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Law Firm Rizwan Akbar Hussain Syyed v Mehmood Hussain and Another  - Date Of Judgment: 18/05/2007
Case No.: Appeal (crl.) 2371 of 2006 -  Bench: Dr. Arijit Pasayat & S.H. Kapadia

Judgment: Criminal Appeal No. 768 OF 2007 (Arising out of SLP (Crl.) No.2371 of 2006)

Dr. Arijit Pasayat, J - Leave granted.
2. Challenge in this appeal is to the order passed by a learned Single Judge of the Bombay High Court cancelling the bail granted to the appellant, by exercising power under Section 439(2) of the Code of Criminal Procedure, 1973 (for short the 'Code').

3. The facts as projected by the appellant in a nutshell are as follows:

\4. On 4th February, 2006 First Information Report was lodged by the respondent No.1 alleging that he and his friend named Girish Shetty, were attacked by the appellant and some other unidentified persons, resulting in injuries. The appellant was arrested on 4th February, 2006. He filed an application for grant of bail. By order dated 10th February, 2006 learned Additional Chief Metropolitan Magistrate 4th Court, Girgaum, Mumbai, directed release of the appellant on bail on his furnishing a surety for a sum of Rs.10,000/-. According to the appellant, respondent No.1 was not happy with the grant of bail and wanted to scare the appellant and, therefore, on various occasions threatened him. The appellant had lodged report with the police and on 21st February, 2006, his complaint was registered as N.C. complaint. Again on 4th April, 2006, the appellant was threatened by respondent No.1. Subsequently, on 19th April, 2006, appellant was served through an official of the V.P. Road Police Station a notice relating to an application for cancellation of bail which was registered as Criminal Application No.780/2006 before the Bombay High Court. According to the appellant, he was present on the date fixed for hearing, that is, 24th April, 2006. His case was listed as item No.52 in Court Room No.9 and by about 5.00 p.m. only 30 matters had been heard. On enquiry from an official of the court, he was told that his matter may be listed next week and, therefore, he left the court premises at about 5.15 p.m. On 25th April, 2006, the impugned order has been passed. In fact, believing the statement of the court official, appellant, had engaged a counsel who made enquiries in the Registry on 28th April, 2006 and was told that bail was cancelled by order dated 25th April, 2006.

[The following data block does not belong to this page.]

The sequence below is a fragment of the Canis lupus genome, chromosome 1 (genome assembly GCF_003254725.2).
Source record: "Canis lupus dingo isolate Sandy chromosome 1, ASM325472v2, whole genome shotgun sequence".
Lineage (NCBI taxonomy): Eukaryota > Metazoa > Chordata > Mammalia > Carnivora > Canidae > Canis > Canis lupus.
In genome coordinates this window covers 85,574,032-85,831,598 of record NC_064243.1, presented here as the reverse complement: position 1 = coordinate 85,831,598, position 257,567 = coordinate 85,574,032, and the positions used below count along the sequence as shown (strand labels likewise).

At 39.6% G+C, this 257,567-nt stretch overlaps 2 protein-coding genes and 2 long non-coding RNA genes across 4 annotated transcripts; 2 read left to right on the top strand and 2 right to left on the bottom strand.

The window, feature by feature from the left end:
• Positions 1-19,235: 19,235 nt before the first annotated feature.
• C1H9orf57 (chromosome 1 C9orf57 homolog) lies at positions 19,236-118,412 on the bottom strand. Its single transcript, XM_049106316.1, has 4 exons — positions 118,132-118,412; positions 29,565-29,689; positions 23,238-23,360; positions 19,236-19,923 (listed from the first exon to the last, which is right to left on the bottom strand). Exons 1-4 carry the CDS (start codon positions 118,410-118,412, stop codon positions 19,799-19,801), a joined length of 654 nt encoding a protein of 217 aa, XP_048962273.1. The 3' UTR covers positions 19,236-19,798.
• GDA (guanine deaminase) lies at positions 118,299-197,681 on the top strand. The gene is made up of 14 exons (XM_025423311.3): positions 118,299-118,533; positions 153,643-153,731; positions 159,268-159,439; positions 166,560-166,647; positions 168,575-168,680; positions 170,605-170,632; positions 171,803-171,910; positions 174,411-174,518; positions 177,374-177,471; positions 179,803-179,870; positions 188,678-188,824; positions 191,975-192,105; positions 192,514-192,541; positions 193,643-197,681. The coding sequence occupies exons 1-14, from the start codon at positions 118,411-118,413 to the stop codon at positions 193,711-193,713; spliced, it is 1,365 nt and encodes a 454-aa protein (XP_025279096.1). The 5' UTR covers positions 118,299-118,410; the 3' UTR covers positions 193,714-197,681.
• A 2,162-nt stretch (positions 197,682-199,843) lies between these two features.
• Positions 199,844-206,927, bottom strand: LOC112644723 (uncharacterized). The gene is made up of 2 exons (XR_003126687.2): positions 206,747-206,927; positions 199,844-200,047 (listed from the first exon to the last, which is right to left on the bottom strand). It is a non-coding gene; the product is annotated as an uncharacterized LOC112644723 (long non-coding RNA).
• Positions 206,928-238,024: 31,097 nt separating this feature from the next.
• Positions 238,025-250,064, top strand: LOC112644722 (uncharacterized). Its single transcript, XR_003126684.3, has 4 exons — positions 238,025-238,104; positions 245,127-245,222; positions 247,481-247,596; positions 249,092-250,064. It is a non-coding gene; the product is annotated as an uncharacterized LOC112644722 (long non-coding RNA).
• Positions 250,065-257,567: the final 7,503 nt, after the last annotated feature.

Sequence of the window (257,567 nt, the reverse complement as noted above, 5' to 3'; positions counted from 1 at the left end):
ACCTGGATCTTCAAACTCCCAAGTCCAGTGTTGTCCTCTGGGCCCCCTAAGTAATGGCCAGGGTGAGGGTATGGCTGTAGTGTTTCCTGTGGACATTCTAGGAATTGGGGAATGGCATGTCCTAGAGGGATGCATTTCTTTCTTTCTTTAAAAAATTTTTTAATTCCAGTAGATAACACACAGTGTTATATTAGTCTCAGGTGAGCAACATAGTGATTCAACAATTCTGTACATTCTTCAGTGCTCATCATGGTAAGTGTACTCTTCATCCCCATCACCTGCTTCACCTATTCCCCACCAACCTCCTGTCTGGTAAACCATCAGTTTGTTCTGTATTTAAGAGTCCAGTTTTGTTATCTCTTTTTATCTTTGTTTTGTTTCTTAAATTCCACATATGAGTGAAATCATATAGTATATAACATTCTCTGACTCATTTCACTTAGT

5. In support of the appeal. learned counsel for the appellant submitted that this is a case involving alleged commission of offence punishable under Section 324 of the Indian Penal Code, 1860 (in short the 'IPC'). The case of respondent No.1 appears to be that the case ought to have been registered under Section 307 IPC. Even if conceding for sake of arguments that it is so, considering the nature of injuries allegedly suffered by respondent No.1 and his friend, there was no reason to refuse bail. Hence the court had rightly granted bail. In any event, the learned Single Judge has not indicated any reason for cancellation of bail. No condition was stipulated by the trial court while granting bail. Surprisingly, learned Single Judge has observed that the appellant has violated the conditions imposed and has threatened the complainant after he was released on bail. The facts point to the contrary. In fact, the appellant has lodged complaint before the police about the threats given by respondent No.1.